HMW [Heavy Metal welding]

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                • #38
                  Oh, I know there is no going back, and I am aware of the reasons to manufacture a more efficient fuel system... It fries me that my F550 makes worse mileage than most dump trucks that I know of.
                  I was saying that they need to make these things reliable, so that you can be assured of getting back home at night.
                  It is as if they want to throw out something new to satisfy some yuppie that has to beat his brother in law, without doing some real testing and fine tuning.
                  I don't want to give $40,000.00 to be someone's guinea pig. Ex: Ford couldn't make the 6.0 powerstroke run, so why would I want to buy an engine that is frsh off the drawing board, more complicated than the 6.0,and has twice as many turbos to fail?
                  Let them put some effort into making them reliable, rather than wasting their time and my money on stupid things like fold down tailgate steps?
                  Jeff

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                  • #39
                    I read where Ford gave one of the 2008 models to a guy that delivers trailers, and he put a bunch of miles on it and was thrilled. Of course,he got to drive a new fully loaded King ranch, so that might have had a little to do with it.

                    I think they should have given one to a Large tire service guy, and one to a Cat field mechanic and let them go for a year and see what happens..
                    Jeff

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                    • #40
                      JHall, Your right , just make the thing run!!!! And its interesting they get worse fuel mileage but better emmisons??? go figure! Oh, and don't forget to keep a crank sensor in the glove box for the 7.3 and a cam sensor for the 6.0 They will leave you on the road for sure, also an ICP sensor for those days when they just dont want to run right.....LOL Good luck with yours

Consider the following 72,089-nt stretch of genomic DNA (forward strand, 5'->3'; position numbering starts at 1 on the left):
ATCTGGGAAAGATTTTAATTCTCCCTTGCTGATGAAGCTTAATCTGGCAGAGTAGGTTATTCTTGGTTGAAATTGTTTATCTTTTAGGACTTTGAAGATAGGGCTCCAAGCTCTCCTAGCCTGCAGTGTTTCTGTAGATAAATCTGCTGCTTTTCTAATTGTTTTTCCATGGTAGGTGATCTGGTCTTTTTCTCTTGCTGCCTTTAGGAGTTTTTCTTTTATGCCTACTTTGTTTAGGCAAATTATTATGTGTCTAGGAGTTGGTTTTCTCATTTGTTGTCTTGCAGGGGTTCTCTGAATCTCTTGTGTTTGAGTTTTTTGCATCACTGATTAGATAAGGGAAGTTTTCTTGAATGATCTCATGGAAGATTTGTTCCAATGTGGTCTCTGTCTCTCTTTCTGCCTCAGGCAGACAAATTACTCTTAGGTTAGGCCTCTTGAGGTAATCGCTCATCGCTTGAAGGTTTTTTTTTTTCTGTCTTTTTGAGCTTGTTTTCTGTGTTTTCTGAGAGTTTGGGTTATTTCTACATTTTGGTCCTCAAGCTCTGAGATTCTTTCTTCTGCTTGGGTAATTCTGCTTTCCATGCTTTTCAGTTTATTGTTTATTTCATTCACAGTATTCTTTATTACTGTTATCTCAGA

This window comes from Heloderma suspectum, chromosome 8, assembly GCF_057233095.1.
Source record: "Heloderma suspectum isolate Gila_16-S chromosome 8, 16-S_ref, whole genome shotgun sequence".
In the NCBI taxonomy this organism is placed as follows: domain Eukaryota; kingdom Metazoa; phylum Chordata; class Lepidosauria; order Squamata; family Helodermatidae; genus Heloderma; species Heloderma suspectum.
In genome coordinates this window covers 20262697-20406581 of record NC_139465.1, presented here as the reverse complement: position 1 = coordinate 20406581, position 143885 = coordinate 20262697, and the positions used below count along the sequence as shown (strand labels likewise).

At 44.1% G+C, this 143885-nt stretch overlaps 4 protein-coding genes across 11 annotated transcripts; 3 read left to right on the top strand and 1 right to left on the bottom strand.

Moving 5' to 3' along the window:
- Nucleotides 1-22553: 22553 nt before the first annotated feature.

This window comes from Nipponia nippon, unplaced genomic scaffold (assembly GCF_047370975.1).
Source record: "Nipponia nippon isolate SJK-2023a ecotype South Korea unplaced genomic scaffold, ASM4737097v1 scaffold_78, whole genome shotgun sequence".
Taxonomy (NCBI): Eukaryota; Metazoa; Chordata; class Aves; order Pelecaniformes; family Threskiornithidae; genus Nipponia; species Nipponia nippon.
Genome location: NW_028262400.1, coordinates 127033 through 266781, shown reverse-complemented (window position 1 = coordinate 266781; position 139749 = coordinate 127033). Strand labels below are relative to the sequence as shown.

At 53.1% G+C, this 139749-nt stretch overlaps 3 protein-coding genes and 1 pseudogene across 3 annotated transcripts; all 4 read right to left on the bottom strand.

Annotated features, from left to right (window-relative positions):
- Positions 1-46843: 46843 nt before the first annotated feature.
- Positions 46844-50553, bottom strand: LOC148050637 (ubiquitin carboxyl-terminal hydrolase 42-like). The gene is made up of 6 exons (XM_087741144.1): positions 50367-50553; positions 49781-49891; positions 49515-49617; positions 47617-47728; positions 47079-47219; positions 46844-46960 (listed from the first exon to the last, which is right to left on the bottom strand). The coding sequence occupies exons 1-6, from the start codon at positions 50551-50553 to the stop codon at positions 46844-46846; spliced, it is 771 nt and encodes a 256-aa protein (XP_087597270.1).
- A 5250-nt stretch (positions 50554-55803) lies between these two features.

Coalsmoke, the Dura-maxs we have [6600s both models] have been very good actually. What problems have you seen with them? Out of about 20 in our fleet only one has had 3 injectors and that was for smoking at idle. Almost all of them have had instrument clusters though, some twice. No trans problems yet.
                      Scott
                      HMW [Heavy Metal welding]

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                      • #41
                        Ive worked for 2 fleets [both mostly GM] and 1 GM dealer, been at current fleet job for 19 years, so Ive been around GM mostly. We've had no issues like those. All ours in the GM 5500 chassis. I checked the vins of some of them and We've got both the LB7s and the LLYs. Our oldest ones are only 04's so that may explain it. But several have over 100K already. Your right about the old isuzu industrial engine or for that matter any of the diesel industrial engines, But they won't meet emissions. If not already, Soon even industrial engines will have to meet them too. Then that'll screw them up Shoot in California, even lawn mower engines have to meet emissions.

                        thanks for info
                        Scott
                        HMW [Heavy Metal welding]

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                        • #42
                          I have an 01 and so far it's been a pretty good truck,about 110k miles. Replaced the CPS once and ball joints and wheel hub (4X4) on one side. Here's another good message board. http://www.thedieselstop.com/
                          MM251
                          Hypertherm45XP

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                          • #43
                            I do get see alot of one type of problems. All we have are GM and Fords, now a few new hybrid Toyotas. Our fleet is about 2000 vehicles and in my area we have about 450 to maintain ,trucks, equipment etc. Funny the C-7Cat and the 3126Bs which is in our C8500s have a similar HUEY type fuel delivery system,but like you said much heavier, inline 6 cyl. Pretty reliable, a few programming and injector issues but otherwise pretty good.
                            Scott
                            HMW [Heavy Metal welding]